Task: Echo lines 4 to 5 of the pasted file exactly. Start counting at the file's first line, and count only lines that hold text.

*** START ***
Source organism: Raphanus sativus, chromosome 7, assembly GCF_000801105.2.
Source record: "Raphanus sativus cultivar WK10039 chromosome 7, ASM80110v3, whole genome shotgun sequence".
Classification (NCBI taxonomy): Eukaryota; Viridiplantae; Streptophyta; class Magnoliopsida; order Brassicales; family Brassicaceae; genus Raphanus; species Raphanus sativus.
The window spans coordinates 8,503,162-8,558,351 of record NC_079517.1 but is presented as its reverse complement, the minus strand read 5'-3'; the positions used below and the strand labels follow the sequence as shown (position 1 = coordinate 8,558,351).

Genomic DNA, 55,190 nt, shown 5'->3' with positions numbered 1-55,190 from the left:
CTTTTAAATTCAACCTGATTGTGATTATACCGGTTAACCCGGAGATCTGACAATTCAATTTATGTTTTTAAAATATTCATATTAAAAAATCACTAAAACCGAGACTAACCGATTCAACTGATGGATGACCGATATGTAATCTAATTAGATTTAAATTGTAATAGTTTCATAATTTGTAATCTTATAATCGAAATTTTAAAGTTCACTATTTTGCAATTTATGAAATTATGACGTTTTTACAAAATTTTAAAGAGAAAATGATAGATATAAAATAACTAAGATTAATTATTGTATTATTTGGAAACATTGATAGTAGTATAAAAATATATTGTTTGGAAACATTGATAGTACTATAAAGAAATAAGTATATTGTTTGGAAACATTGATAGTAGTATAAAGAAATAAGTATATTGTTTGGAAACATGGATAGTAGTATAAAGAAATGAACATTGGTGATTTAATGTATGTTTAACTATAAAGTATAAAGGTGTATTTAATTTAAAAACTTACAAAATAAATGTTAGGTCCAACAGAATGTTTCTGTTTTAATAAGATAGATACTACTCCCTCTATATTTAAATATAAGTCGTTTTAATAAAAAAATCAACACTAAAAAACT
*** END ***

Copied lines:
The window spans coordinates 8,503,162-8,558,351 of record NC_079517.1 but is presented as its reverse complement, the minus strand read 5'-3'; the positions used below and the strand labels follow the sequence as shown (position 1 = coordinate 8,558,351).

Genomic DNA, 55,190 nt, shown 5'->3' with positions numbered 1-55,190 from the left: